When the dialog appears, go and locate your game output directory, for us (as above) this is “F:\Tests\MyGame\” – so we select that and the scanner will now scan every single file under that to make up a checksum list. If you have a big game, this could take a while. Please try not to click on the AOPS window whilst this is processing.
Once the scan is complete, you will be presented with the list of files scanned, like so…
If you select each file, below it will display information about that file. It will also display the totals, like total file size for each of the files combined.
By selecting each file individually, you can double-click an entry and select Force Overwrite this will tell the patcher to re-patch this particular file everytime regardless of its checksum. You can also select Remove From Scan which means the patcher will just ignore this particular file on the patch process.
N.B Both of these switches can be useful in certain scenarios. For example:
Force Overwrite – Can be useful if a particular file needs to be re-downloaded and overwritten on the users computer
Remove from Scan – If you have a default file (ie: preferences.ini) but don’t want to overwrite the users current preference.ini file.
Once you are happy with the results, click the Build Patch Log button.
You will be prompted to save the GCL file somewhere, so pop this somewhere you remember. This will be the patch.gcl file we spoke about earlier. You will need to upload that to the URL you specified in Step 2. So go ahead and now upload that file to where you specified in Step 2 under the ‘Patch File URL‘.
Step 6 – Preparing and Uploading File Structure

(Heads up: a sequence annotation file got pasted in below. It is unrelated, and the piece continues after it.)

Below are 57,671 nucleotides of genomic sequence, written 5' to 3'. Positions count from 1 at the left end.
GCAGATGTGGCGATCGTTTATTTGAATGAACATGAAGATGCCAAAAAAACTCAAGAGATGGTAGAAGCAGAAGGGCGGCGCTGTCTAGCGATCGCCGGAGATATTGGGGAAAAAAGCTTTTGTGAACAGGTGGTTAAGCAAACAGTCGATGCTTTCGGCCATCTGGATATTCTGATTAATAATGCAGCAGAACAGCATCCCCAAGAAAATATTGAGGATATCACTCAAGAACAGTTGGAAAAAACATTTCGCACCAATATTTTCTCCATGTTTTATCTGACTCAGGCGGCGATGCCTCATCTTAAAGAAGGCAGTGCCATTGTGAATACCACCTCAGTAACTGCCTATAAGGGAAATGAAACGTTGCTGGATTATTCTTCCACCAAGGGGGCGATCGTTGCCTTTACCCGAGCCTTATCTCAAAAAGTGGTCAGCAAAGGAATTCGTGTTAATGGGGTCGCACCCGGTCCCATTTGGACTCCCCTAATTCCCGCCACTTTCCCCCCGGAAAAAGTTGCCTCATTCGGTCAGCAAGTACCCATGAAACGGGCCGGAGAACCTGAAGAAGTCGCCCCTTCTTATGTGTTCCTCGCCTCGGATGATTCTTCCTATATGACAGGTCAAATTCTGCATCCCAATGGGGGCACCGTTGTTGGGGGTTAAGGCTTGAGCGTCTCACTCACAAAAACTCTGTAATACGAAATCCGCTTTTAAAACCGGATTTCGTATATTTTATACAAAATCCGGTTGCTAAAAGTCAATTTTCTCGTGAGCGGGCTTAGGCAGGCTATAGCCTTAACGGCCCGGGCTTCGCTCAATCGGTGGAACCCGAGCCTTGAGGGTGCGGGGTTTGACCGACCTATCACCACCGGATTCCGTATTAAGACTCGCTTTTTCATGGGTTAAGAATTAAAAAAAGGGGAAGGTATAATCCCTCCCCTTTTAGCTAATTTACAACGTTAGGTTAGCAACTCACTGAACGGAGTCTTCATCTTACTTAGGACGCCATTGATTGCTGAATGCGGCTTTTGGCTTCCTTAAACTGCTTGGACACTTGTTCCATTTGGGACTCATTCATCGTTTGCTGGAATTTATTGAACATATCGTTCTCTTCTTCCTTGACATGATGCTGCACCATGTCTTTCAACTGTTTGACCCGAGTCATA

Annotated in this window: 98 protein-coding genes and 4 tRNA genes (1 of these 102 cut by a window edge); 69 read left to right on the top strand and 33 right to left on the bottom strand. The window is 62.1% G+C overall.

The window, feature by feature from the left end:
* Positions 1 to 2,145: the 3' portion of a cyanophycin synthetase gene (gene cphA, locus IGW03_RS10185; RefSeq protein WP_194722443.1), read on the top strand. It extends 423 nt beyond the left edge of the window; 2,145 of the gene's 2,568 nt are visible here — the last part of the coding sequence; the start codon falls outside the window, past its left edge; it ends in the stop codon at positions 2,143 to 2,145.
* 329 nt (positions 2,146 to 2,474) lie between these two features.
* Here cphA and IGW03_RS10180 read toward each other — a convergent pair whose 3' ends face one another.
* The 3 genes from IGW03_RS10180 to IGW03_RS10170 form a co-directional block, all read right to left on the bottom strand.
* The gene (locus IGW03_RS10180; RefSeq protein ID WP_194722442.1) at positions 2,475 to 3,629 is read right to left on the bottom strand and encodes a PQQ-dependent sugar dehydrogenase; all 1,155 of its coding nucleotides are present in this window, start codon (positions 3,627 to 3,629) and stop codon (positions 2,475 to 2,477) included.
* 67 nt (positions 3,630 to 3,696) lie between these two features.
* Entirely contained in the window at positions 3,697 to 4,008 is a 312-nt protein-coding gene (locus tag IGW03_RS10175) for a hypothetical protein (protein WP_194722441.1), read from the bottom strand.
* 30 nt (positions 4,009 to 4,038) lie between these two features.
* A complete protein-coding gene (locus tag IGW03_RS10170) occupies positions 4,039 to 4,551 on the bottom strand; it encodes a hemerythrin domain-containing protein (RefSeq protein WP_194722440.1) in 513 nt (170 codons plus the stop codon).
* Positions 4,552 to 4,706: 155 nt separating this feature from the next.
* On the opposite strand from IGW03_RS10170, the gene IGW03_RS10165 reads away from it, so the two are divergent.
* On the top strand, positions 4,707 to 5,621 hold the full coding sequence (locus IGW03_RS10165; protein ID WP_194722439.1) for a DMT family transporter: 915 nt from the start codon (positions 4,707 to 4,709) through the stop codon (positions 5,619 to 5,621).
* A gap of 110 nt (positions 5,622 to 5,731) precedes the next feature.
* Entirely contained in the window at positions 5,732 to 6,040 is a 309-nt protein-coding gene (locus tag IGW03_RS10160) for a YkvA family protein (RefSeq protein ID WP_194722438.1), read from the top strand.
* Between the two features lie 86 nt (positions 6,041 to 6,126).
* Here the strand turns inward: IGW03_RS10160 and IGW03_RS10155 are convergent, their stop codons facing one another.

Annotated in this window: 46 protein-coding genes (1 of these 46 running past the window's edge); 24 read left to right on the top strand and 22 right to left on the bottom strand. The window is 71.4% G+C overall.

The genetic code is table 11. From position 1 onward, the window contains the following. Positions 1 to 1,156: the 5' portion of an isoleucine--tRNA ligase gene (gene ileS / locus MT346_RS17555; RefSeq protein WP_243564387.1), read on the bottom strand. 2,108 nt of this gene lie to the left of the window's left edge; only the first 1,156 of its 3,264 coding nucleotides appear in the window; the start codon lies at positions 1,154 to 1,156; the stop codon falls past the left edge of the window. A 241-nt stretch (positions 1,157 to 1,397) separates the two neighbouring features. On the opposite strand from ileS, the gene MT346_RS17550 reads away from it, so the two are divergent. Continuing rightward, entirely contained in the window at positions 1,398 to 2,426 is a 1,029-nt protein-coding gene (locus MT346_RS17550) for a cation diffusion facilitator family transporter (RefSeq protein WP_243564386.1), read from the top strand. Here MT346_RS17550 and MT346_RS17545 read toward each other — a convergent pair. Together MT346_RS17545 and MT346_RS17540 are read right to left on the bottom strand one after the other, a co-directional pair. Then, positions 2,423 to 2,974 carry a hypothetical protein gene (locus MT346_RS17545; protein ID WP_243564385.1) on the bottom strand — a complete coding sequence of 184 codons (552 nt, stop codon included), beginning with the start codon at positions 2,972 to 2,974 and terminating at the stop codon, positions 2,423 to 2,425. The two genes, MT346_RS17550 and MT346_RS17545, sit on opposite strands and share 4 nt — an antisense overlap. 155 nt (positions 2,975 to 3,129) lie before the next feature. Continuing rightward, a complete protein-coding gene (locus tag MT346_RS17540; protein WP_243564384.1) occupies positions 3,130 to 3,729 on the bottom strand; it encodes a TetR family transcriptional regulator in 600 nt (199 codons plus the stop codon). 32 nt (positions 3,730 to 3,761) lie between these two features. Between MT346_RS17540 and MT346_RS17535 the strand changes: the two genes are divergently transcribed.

This is the final part to the initial patch for your game. Once you have closed the AOPS scanner program, click the Renamer button.
Once you do this, the GLC Renamer app will launch.
Before we proceed with this step, it’s wise to make a copy of your game folder. So go ahead and make a backup of the entire MyGame folder as all the files will be renamed in here for the patching system.
Once you have backed up, in the GLC Renamer app, click the buttons with the 3 dots […] and locate your game output folder (binary), like so…
Once you have done that, click OK. When you’re ready, click the BUILD button. This scanner will run through your entire game structure and rename ALL the files and append a tlg extension, so for example (thisfile.txt will now look like thisfile.txttlg)
If you are wondering why this is, we did this intentionally, so that users should not have problems with their web hosts. If you run a VPS or Dedicated machine, you should’ve had no problems creating HTACCESS rules for allowing the installer to download a range of filetypes including ini, exe etc. but we understand that those using shared hosts or who may not know how to do the HTACCESS rewrites, we made the system more simple by just renaming ALL the files to append tlg and the patcher will rename them back once downloaded to the users computer (pretty smart huh?) 😉
Once this is done, you can now close the rename and upload your entire ROOT game output folder to the URL you specified in Step 2 – Patch URL file. In our example, this was https://byteboxmedia.co.uk/TestGame/
So we now upload our entire structure (with renamed files) to that place on our webserver…
Once this is completed, your patching system is now setup. Now you should continue to design and develop your Game Launcher until it’s ready. Once you are done, go to File > Build Launcher. Build your game launcher. Once it’s built, you will be presented with the files to distribute. You can now copy *all* of these files over to your game root directory and build an installer.
We highly recommend you use Install Creator Pro for the installer (Free will do but you won’t be able to update the Version info in the registry – you can use INI or Local File instead).
Before you build your installer, restore your files from the backup you made, otherwise you will just be installing a load of files with the extension .tlg. Eventually before you build your installer, your game output folder should look like this…